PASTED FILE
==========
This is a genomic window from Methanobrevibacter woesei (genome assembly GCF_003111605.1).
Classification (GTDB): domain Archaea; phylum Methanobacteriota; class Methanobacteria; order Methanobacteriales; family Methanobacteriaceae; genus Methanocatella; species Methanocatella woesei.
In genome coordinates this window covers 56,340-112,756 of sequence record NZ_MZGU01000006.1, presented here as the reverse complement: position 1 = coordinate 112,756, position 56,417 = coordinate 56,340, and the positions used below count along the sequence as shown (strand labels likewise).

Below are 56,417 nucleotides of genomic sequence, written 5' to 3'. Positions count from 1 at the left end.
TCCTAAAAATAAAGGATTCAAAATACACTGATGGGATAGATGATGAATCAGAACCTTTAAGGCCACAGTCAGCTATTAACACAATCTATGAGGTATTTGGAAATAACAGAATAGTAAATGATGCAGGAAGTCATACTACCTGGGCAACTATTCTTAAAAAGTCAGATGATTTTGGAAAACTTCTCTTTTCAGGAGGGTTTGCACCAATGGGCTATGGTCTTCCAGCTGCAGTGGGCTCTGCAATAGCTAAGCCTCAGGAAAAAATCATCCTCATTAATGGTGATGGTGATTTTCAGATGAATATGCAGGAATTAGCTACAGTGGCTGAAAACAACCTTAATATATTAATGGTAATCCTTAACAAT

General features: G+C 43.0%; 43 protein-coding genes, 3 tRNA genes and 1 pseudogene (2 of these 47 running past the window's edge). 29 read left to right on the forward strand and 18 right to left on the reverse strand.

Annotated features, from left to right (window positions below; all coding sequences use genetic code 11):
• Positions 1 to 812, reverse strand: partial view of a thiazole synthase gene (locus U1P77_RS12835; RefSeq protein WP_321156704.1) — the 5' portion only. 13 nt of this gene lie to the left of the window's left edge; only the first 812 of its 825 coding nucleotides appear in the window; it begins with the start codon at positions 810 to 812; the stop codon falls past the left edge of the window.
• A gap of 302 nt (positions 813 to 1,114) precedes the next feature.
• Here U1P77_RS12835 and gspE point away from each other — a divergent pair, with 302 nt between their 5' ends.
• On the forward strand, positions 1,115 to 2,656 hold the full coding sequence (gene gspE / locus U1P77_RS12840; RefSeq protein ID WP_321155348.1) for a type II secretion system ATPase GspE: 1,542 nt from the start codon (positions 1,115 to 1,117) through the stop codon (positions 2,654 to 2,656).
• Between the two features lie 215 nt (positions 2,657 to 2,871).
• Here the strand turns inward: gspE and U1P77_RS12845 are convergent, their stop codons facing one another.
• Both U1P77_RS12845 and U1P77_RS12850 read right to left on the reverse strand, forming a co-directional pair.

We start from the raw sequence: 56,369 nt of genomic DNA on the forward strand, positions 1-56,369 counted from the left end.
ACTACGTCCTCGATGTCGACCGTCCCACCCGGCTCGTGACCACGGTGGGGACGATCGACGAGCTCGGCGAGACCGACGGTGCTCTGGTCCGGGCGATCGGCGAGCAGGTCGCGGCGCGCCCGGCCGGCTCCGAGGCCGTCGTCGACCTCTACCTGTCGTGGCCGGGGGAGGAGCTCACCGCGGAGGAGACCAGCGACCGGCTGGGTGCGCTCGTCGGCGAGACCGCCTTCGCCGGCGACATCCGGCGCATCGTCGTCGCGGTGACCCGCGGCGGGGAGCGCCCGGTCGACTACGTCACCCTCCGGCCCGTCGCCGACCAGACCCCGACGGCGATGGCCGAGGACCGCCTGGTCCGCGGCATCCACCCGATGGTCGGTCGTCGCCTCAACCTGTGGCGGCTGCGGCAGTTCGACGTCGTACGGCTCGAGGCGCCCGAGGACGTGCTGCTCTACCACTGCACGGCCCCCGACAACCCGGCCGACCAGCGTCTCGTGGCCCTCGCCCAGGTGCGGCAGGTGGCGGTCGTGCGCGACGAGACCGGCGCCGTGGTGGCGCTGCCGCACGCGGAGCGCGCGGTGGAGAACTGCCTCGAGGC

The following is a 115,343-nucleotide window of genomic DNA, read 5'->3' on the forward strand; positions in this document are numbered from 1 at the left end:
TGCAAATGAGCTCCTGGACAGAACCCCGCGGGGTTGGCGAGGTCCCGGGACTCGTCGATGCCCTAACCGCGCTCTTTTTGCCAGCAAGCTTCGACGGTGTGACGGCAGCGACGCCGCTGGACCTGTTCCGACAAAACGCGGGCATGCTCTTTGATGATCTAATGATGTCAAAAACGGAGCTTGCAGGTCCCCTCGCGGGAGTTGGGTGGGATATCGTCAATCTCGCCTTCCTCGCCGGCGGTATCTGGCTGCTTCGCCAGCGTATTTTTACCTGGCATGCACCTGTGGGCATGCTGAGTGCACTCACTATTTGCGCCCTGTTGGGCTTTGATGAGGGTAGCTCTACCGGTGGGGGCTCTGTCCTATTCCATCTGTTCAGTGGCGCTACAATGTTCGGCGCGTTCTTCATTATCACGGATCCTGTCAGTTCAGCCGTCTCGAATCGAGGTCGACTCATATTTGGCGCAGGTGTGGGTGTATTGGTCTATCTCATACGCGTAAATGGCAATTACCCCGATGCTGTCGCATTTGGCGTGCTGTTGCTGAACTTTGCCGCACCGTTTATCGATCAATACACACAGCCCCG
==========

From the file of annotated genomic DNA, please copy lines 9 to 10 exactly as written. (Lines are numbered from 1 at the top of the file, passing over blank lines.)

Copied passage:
• A gap of 302 nt (positions 813 to 1,114) precedes the next feature.
• Here U1P77_RS12835 and gspE point away from each other — a divergent pair, with 302 nt between their 5' ends.